The Sleeping Dragon

Posted on: January 19, 2016

My brother, Lynn, was only one year old at the time. His first birthday had just passed. The first snowfall had arrived that afternoon and blanketed the fields and meadows surrounding the farmhouse. Night came early. Its black cloak settled over the white blanket, muffling sound, forcing whispers in deference to the silence.

My grandfather threw a log on the ebbing fire then took his place in his rocker. He motioned to me to join him. Lynn had gone to bed early. It was just the two of us. I crawled onto his knee, settling into the crook of his arm. The new log spat and flared; its flickering light danced on the walls and filled our faces with a warm, orange glow.

“Shall I tell you about the sleeping dragon?” my grandfather asked. “I think you’re old enough now.” He pushed the rocker so it settled into an easy rhythm.

And so the story began...

“The legend goes that even before the discovery of fire, the hole was there. No one could remember a time when it wasn’t there. It is there now,” he said. I looked up at him. “True.” He crossed his heart. “It’s in the north meadow. You’ll find it some day when you go exploring. No one knows how deep it is. It breathes a warm mist, keeping the cold air away. It even melts the snow and warms the ground. Ancient men believed it was a living thing--a sleeping dragon confined to the depths of the earth with no means of escape. And so, it sleeps.”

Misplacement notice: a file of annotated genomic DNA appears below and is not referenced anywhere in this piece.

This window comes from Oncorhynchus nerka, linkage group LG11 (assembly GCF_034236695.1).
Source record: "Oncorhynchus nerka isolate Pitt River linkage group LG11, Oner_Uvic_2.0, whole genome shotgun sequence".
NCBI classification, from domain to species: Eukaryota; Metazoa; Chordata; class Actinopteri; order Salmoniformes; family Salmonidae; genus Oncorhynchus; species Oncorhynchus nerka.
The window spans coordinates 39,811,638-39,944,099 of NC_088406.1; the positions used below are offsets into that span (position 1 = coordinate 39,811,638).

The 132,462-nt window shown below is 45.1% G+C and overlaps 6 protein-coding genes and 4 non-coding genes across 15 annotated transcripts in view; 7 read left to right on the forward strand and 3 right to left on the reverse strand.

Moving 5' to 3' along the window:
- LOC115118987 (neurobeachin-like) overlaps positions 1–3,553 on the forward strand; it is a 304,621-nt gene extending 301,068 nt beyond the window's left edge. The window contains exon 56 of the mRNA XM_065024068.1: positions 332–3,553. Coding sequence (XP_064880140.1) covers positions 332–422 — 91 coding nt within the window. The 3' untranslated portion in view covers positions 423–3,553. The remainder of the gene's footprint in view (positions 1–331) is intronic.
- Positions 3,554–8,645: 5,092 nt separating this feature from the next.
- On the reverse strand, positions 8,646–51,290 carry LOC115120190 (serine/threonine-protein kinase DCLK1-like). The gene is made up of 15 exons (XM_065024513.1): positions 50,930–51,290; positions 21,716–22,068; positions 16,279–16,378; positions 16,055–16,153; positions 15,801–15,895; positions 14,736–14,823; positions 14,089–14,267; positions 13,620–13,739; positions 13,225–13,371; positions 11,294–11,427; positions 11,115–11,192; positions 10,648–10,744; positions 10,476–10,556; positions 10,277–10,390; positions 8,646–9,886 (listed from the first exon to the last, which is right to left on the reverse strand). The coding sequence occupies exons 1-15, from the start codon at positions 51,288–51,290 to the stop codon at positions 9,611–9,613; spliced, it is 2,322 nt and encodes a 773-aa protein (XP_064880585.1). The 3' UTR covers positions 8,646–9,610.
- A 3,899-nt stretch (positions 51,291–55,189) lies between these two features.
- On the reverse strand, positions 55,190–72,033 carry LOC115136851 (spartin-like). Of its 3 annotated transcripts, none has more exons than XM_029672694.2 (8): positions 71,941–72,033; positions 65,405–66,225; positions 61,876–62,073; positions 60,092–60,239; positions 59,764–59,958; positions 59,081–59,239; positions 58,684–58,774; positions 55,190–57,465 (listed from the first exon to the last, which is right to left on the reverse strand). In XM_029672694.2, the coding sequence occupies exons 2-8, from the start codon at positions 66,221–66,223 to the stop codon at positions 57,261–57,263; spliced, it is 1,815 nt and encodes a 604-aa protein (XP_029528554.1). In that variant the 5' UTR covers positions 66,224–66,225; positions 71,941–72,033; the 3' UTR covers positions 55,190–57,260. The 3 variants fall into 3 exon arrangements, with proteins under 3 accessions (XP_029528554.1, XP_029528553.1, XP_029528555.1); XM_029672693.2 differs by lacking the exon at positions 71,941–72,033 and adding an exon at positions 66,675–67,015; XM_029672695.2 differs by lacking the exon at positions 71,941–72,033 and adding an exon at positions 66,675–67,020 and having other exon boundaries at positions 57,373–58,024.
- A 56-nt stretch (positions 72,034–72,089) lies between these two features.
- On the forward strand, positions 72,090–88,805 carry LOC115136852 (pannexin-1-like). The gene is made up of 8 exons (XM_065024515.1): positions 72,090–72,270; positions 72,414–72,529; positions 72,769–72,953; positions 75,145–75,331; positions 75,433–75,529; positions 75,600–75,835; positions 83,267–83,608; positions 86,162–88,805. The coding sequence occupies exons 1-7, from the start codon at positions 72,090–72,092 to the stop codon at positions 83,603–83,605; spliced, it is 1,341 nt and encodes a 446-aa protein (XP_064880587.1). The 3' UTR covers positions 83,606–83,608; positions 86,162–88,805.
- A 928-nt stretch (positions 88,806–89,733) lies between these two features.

“Don’t it ever wake up?” I asked, a little scared. I’d only heard about dragons in fairy tales.

“No, no. It just sleeps and breathes,” he said. “Sometimes though, it burps.”

“Burps?” I sat up.

“Sometimes near the hole, it smells like rotten eggs.” As we rocked back and forth, he looked me in the eye. “But I figure the dragon just suffers sometimes from indigestion. Some of the ancient peoples believed the hole had magic powers, so they threw dead animals into the hole, hoping to appease the sleeping dragon. Whether that kind of thing works or not, no one knows. Seems people down through the ages have always been a little crazy. What do you think?”

“Sounds crazy to me. No wonder the dragon burps,” I answered. He laughed.

“Yes. Would give anybody heartburn. But still the dragon sleeps and breathes to this day.”

I stared into the lick of flames that curled around the sizzling log as long as I could. My eyes closed to the hissing of the log’s boiling sap trapped inside it. I dreamt of a hole in the ground and the warm, fetid breath of a sleeping dragon.

When I was twelve, my grandfather sold the farm. When the town built right up to its northern border, he’d felt the pressure to sell. He figured he was too old to stand in the way of progress. Neither my father nor his brother were interested in farming. They’d left the farm to pursue their own careers. For the sins of the parents, it was the grandchildren who felt the loss.